The quote that supposedly inspired the album name came from an interview question about helping the revolution, to which Duane responded: “There ain’t no revolution, only evolution, but every time I’m in Georgia I ‘eat a peach’ for peace.”
I know Butch evolved in a profound way after Duane died. A conversation doesn’t go by without citing a reference or telling a story that’s Skydog-related. I may only have been around for the last two decades, but I still reaped the benefits of the wisdom from a man I never knew — and so did all of my friends and family who ever met or spoke with Butch.
That’s one of the things that made him so special; he might act like he knows far more than everyone on the planet, but Duane Allman was the exception.
Those two shared a mind, and I’m honored to have tapped into it as much as I have.
Keeping with the rhythms of life, Butch’s influence on me is never-ending. He flicked a switch in me when I first saw him play. I quickly realized that music had the ingredients to change a life. As I grew older, I centered this passion to become part of my career.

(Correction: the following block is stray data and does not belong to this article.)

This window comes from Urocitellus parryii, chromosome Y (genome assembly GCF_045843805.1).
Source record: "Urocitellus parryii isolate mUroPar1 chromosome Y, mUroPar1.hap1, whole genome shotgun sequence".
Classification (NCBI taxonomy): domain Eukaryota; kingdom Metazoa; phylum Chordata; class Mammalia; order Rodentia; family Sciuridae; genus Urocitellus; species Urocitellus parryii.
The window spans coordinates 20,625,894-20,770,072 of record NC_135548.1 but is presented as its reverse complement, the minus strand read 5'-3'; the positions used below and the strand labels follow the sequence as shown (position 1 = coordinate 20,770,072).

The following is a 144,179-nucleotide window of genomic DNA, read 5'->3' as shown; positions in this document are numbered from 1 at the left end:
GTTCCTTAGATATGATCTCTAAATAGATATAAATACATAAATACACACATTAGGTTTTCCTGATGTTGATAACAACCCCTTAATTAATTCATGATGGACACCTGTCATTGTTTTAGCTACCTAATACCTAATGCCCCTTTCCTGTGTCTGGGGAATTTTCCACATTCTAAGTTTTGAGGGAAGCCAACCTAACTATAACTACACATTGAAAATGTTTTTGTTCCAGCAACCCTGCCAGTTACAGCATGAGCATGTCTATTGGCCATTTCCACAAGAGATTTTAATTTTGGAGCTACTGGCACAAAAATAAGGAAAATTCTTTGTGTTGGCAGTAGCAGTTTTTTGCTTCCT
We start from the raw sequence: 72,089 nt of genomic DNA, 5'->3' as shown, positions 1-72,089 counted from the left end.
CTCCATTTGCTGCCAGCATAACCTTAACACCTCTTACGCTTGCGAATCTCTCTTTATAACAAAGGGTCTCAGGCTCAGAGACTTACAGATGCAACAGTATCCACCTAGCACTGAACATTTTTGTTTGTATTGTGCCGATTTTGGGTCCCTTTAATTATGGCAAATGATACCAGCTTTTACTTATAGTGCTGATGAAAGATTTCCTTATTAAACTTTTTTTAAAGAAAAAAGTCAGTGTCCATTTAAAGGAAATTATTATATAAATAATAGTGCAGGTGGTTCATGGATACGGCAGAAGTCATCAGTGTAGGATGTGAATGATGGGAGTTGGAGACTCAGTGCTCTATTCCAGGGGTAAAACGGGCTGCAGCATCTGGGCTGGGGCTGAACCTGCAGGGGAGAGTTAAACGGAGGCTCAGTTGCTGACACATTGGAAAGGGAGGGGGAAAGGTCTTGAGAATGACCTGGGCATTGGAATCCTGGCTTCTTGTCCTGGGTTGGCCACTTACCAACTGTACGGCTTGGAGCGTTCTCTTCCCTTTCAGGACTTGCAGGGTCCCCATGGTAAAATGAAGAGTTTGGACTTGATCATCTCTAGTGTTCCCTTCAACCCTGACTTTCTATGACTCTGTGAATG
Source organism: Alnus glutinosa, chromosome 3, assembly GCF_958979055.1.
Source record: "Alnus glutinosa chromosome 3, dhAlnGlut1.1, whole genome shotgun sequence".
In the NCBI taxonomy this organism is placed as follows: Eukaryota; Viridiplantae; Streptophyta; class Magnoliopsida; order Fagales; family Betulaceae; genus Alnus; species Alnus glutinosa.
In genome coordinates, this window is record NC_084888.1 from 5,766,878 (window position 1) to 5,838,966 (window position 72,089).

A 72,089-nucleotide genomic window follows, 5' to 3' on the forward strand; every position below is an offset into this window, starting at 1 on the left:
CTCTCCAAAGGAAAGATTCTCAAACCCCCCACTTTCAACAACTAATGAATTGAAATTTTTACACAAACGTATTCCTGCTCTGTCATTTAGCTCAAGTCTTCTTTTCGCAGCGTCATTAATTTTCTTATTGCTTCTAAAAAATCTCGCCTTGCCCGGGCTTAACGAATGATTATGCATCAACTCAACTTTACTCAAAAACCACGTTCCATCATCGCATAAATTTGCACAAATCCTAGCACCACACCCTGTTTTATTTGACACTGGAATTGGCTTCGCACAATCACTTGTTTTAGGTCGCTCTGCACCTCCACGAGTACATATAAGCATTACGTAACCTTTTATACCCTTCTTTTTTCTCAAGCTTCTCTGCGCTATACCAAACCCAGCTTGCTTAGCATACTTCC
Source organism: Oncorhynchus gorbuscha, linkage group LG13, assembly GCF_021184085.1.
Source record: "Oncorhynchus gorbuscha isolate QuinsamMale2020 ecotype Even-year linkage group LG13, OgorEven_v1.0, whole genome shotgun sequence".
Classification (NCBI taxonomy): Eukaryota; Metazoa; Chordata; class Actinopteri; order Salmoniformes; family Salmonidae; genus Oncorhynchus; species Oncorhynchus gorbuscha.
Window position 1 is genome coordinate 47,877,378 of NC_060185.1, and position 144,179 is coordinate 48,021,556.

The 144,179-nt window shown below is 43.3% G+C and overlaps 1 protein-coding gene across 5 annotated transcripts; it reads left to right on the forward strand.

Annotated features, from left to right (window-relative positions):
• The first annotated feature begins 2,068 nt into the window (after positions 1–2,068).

My experience in the music industry truly began when Butch started his Roots Rock Revival camp in Big Indian, NY. With Oteil, Luther, Cody, and more of the extended rock and roll family, I found the light of what it means to bring people together — for the love of the music. That camp started almost four years ago, and I saw Butch grow brighter and brighter every summer because of it. He was the happiest I’d ever seen him, ever. And he changed so many lives by doing what he did.
It’s hard to think that a soul that loud could just disappear. I’ve never met a bigger character in my entire life, and I know that his voice will live on through each and every one that he’s ever met.
It is my life mission to spread his gospel, to eat a peach for peace, and to honor him in my decisions, both personally and professionally. I’m so grateful to have met all of you as a result of my incomparable relationship with this man.